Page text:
You're correct that there are two ways to connect the tug with an aircraft.
- In case a tow bar is used, it is fixed laterally at the nose landing gear, while allowing slight movement for height adjustment. Usually, the tow bar may pivot freely laterally and vertically at the end that attaches to the tug rather than the aircraft end, which is fixed. The following image shows the tow bar attachment point in Airbus A380.
Image from alamy.com.
- The attachment points differ from aircraft to aircraft, so the tow bar basically operates as an adapter between the aircraft and the tug.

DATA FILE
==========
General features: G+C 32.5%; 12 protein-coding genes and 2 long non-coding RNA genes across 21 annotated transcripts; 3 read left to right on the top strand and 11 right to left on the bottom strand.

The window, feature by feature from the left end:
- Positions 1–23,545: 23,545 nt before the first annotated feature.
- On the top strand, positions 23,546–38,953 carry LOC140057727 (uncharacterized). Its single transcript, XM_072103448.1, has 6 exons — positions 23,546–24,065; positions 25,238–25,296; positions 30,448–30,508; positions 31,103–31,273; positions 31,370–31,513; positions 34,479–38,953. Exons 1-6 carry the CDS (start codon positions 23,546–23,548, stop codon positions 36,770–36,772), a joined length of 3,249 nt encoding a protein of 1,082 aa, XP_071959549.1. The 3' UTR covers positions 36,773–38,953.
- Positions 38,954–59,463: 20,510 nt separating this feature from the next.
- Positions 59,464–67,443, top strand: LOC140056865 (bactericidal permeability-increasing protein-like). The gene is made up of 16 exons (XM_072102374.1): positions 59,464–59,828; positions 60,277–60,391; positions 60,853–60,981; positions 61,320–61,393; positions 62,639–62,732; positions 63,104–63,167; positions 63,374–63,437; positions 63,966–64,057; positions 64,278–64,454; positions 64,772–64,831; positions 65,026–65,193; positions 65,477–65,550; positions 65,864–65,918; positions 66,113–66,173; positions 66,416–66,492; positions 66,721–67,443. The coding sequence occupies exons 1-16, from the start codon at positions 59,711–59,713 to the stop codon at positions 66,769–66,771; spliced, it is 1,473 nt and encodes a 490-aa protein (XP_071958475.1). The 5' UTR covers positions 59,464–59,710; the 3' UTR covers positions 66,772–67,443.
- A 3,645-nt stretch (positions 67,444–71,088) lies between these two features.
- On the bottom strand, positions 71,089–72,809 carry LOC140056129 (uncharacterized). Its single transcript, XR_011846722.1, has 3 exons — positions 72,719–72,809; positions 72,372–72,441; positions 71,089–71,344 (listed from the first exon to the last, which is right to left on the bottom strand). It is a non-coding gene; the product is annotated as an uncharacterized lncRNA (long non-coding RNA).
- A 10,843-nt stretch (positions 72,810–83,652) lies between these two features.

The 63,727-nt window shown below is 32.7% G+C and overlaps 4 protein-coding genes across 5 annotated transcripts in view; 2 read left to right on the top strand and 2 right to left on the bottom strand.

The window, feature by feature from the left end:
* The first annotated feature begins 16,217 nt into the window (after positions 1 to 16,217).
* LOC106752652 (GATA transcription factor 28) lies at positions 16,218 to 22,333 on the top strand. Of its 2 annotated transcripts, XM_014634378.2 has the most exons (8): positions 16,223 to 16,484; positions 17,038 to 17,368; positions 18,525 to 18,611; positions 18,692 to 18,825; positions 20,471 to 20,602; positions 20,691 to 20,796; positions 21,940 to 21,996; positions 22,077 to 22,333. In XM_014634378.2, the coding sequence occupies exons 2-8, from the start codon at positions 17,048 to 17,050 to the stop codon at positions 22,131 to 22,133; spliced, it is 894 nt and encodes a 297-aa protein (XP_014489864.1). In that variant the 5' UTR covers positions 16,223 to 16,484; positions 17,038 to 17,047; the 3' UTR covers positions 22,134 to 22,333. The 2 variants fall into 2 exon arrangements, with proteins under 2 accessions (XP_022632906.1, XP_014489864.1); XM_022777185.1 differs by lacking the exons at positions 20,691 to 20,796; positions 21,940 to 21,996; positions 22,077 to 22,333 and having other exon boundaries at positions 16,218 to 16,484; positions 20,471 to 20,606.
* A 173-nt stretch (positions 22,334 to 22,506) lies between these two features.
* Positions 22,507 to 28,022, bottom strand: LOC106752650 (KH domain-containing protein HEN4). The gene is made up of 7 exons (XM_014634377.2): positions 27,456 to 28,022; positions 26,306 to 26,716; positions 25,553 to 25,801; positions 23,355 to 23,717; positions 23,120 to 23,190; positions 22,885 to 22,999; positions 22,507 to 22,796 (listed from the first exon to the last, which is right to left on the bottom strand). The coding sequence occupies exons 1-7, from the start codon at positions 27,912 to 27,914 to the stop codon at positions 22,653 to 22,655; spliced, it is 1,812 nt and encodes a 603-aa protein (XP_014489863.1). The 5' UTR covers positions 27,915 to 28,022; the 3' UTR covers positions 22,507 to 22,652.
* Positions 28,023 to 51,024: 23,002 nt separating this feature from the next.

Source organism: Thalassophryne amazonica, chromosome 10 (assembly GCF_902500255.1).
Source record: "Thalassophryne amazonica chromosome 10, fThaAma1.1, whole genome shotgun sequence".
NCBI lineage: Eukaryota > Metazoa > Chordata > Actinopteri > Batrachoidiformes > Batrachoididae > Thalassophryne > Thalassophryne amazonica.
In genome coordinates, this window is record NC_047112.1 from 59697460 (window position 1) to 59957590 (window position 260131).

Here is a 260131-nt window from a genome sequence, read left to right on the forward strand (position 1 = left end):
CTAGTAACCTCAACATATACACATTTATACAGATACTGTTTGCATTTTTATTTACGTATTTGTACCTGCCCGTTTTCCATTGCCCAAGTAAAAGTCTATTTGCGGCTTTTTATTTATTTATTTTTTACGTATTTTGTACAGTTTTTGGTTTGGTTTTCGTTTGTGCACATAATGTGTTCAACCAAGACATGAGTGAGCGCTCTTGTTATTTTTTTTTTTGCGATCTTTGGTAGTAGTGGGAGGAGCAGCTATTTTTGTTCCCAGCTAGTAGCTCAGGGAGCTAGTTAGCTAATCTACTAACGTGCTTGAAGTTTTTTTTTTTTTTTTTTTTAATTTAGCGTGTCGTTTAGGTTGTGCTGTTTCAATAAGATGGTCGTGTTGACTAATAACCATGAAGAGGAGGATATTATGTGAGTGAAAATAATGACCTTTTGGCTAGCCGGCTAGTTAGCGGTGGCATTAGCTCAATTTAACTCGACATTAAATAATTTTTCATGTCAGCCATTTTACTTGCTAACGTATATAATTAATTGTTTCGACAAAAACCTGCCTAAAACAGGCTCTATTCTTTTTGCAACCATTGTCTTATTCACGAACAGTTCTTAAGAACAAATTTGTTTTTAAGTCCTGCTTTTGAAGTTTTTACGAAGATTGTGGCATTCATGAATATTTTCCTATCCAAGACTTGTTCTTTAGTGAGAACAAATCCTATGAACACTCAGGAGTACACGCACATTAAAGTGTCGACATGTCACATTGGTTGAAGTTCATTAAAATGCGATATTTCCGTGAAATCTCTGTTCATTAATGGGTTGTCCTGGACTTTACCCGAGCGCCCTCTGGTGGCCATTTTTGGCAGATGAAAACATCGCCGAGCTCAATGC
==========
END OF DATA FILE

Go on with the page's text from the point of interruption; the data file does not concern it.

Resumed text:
"Pins for pushback". Licensed under Public Domain via Commons.
When using a towbarless tug, the nose wheel is simply scooped off the ground using hydraulic (for large aircraft) or electric power. The tug has a movable arm, which is opened and the tug is moved and placed so that the nose wheel fits inside the fixed arms of the tug. The movable arm is then closed. The movable arm and the opposite side has sloping edges, over which the wheels slide and the nose is lifted off as the arm closes due to hydraulic power.
This video shows how its done in case of Airbus A380.
Video from Youtube: How to lift up the world's largest commercial aircraft the Airbus A380. by user Kasavubu
The nose wheel dimensions and aircraft weight do matter and tugs are certified for different ramp weights.